COLLECTING GERMAN COINS
by Ron Guth
German issues represent one of the most popular areas
of world coin collecting. Not only does the series enjoy a strong collector
base in its home country, but American collectors, many of German descent,
continue to enjoy the variety and challenge they represent. Krause Publications'
1994 release of the "Standard Catalog of German Coins, 1601 to Present",
a 952 page reference, confirms their popularity.
At first glance, German coins appear daunting. These pieces have been
issued for hundreds of years by a variety of rulers representing numerous
cities, states, regions and periods. Commemorative issues seem to be the
rule rather than the exception, and the wide variety of individual coin
types can seem overwhelming. Nevertheless, if you are seeking a lifetime
of collecting pleasure, you will enjoy the challenge these fascinating
coins offer. The numismatist will find German coins a fertile field, virtually
in its infancy compared to United States coins.
For newcomers to the series, I offer several collecting suggestions.
Simply throwing money at this series most often results in a meaningless
collection. Because it is so large, it is nearly impossible to collect
every piece, even if you have unlimited funds.
Specialists with a long-range plan and well-defined goals will obtain
the greatest satisfaction and build the most meaningful collections. The
suggestions offered here are not meant to be all-inclusive or inflexible,
since ultimately each individual controls the destiny of his or her own
collection. Using these ideas as a basis, you will develop collecting goals
to meet your individual needs.
Many American families already have an accumulation of German coins,
most of which were brought to the United States by servicemen returning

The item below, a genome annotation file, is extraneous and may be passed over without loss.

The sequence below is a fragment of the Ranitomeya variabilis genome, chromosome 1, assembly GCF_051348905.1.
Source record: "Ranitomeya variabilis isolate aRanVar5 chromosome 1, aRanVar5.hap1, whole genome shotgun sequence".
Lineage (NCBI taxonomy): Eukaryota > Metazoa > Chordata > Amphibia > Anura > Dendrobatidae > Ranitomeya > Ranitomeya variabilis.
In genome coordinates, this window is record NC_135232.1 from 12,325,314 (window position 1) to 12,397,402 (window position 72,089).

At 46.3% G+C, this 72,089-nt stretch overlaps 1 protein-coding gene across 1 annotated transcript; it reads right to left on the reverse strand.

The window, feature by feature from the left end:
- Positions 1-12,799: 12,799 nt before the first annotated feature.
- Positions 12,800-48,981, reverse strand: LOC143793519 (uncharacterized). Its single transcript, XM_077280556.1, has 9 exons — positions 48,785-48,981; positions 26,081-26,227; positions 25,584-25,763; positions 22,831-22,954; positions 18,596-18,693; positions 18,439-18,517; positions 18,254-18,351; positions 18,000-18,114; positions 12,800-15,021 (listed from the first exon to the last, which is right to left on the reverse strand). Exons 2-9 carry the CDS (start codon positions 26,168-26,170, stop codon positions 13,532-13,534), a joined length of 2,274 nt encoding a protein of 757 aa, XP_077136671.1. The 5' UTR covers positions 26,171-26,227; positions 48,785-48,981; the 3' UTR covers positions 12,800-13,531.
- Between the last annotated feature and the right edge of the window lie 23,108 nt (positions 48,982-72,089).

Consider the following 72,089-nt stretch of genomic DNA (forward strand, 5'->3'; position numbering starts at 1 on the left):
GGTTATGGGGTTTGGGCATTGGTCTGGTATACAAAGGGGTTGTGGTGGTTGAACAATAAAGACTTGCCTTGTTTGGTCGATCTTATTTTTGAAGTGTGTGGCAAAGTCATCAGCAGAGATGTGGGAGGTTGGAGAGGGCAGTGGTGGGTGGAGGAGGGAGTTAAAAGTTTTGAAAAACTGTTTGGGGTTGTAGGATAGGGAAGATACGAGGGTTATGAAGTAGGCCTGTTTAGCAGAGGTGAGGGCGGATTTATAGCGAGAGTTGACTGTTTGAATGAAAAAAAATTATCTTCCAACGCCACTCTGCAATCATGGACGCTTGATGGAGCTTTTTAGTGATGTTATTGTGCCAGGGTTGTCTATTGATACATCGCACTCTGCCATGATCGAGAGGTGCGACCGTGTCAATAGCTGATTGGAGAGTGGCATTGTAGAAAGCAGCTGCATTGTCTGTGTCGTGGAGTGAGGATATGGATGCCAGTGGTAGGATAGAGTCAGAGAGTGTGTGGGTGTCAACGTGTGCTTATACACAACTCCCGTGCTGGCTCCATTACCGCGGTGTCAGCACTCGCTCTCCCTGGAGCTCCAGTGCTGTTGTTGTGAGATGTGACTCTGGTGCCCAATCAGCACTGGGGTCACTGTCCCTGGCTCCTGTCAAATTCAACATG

from World War II. These coins can be the basis of a lifelong journey into
the interesting world of German coin collecting. By implementing or adapting
the methods outlined here, your journey will be easier and more enjoyable.
1. Collect by Location:
Prior to 1807, Germany was made up of a large number of "states",
many of which issued their own coins, tokens and medals. Germany changed
constantly throughout its history, with cities joining cities, and regions
Many collectors attempt to obtain a numismatic item from each location.
Some states, like Prussia, are represented by numerous types and denominations;
others, like Wallmoden-Gimborn, are represented by only a few coins, most
of which are expensive. Collecting by location can be made even more challenging
by extending the scope of the collection to earlier periods.
An interesting sideline is colonial issues, from the breathtaking "Bird
of Paradise" pieces of German New Guinea to the crude brass and copper
20 Heller coins of German East Africa (Tanzania).
2. Collect by Denomination:
Prior to the formation of the German
Empire by Bismarck in 1871, various regions issued numerous denominations,
particularly in base metals. A quick look at German States coinages of
the 1800s reveals different uses of hellers, groschens, guldens, vereinsthalers
and marks, plus fractional and multiple denominations. A collection by
denomination illustrates the economic and governmental diversity that is
a rich part of German history.
3. Collect by Type:
Depending on the time period it covers, a collection of German type
coins might be completed easily - or it might take a lifetime. If you focus
on the modern era,
it is fairly simple and not too expensive. On the other hand, collecting
all types of coins issued by the German
States in the 1800s is not a simple goal. Adding periods and/or
gold issues increases dramatically the time, patience and money required
to achieve your goal.
4. Collect by Series:
Certain series have enjoyed relatively long lives with few design changes.
For instance, the national
1-mark series, first struck in 1873, has only six design changes.
The design type issued from 1891-1916 parallels the United States' Barber
quarter series, yet the 1 mark sells for as little as $10 in uncirculated
5. Collect by Mintmark:
As you might expect, there are a variety of issuing mints and mintmarks.
However, the mints outnumber the mintmarks, because several mints used
the same mintmark (this is similar to a "D" mintmark representing
both Denver and Dahlonega on U.S. coins). On German coins, a "D"